Andy Warhol (1928-1987)
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Andy Warhol (1928-1987)

Lemon Marilyn

Andy Warhol (1928-1987)
Lemon Marilyn
signed and dated 'Andy Warhol 62' (on the reverse)
synthetic polymer, silkscreen inks and acrylic on canvas
20 x 16 in. (50.8 x 40.6 cm.)
Painted in 1962.
Stable Gallery, New York
Acquired from the above by the present owner, 1962
R. Crone, Andy Warhol, New York, 1970, no. 59.
R. Crone, Das Bildnerische Werk Andy Warhols, Berlin, 1976, no. 66. G. Frei and N. Printz, eds., The Andy Warhol Catalogue Raisonné: Paintings and Sculpture 1961-1963, vol. 1, New York, 2002, pp. 229 and 232, no. 255 (illustrated in color).
D. Hickey et. al., Andy Warhol "Giant" Size, New York, 2006, p. 185 (illustrated in color).
New York, Stable Gallery, Andy Warhol, November 1962.
Boston, Institute of Contemporary Art, Andy Warhol, October-November 1966, no. 7.
Pasadena Art Museum and Chicago, Museum of Contemporary Art, Andy Warhol, May-September 1970.
New York, Museum of Modern Art; Chicago, The Art Institute; London, Hayward Gallery; Cologne, Museum Ludwig; Venice, Palazzo Grassi and Paris, Musée national d'art moderne, Centre Georges Pompidou, Andy Warhol: A Retrospective, February 1989-September 1990, no. 211 (illustrated in color).
Special notice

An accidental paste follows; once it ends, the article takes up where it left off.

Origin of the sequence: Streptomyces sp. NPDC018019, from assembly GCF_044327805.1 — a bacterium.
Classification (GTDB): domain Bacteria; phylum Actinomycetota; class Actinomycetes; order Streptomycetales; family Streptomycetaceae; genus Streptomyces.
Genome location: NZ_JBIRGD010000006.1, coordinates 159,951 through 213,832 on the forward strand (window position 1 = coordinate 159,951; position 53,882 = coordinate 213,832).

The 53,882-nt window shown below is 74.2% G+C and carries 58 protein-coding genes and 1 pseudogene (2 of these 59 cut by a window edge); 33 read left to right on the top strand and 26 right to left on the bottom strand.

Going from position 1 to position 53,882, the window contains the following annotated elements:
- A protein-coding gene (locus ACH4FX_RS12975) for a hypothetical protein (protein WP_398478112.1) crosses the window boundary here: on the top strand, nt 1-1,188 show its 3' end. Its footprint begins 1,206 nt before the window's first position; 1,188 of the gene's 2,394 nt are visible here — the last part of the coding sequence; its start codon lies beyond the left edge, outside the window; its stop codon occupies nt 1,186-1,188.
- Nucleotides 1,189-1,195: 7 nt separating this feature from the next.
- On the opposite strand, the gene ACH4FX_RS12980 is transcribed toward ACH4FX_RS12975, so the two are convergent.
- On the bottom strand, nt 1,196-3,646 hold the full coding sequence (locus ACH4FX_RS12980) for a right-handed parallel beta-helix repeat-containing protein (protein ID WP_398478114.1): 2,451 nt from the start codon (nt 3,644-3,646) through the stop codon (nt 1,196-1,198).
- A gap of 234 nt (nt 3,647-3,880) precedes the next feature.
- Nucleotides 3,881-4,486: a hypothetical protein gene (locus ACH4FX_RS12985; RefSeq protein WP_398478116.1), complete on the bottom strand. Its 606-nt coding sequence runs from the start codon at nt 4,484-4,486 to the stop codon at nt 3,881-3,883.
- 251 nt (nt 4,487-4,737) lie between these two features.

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Lot Essay

As the golden legend of tinseltown, Marilyn Monroe held particular fascination for Andy Warhol. Her suicide on August 5, 1962 struck a personal chord and precipitated a commemorative series that isolated her beautiful and henceforth elusive visage against variously colored backdrops. Created in the month after Monroe's death, Lemon Marilyn is one of the earliest of such manifestations; it is a poignant embodiment of the extinguished star. This exceptional work was selected for Warhol's first one-man exhibition at Eleanor Ward's Stable Gallery in New York.

As an integral part of this watershed event, Lemon Marilyn was prominently displayed in the hallway that connected the north and south galleries with seven other Marilyns of the same format. Classified as "the Marilyn flavors," these works were informally named after the color of their backgrounds and often with words that signify both a flavor as well as a hue. As a constellation, many of these works reverberated with the emerging populist aesthetic of Pop; however Lemon Marilyn stood apart. Compared to the graphic flatness of some her siblings, she portrayed an ineffable softness on account of her nuanced hues; indeed, the contrast of her mauve face with the specific choice of her pale yellow background created a three-dimensional image that sympathetically alluded to a real person behind her projected persona. Receding into ethereal space, Lemon Marilyn was an alluring woman, closer to a Byzantine icon of a bygone era than a contemporaneous Pop-star. Haunting and mysterious, she lingered just beyond human reach, embodying the projection of an impossible dream.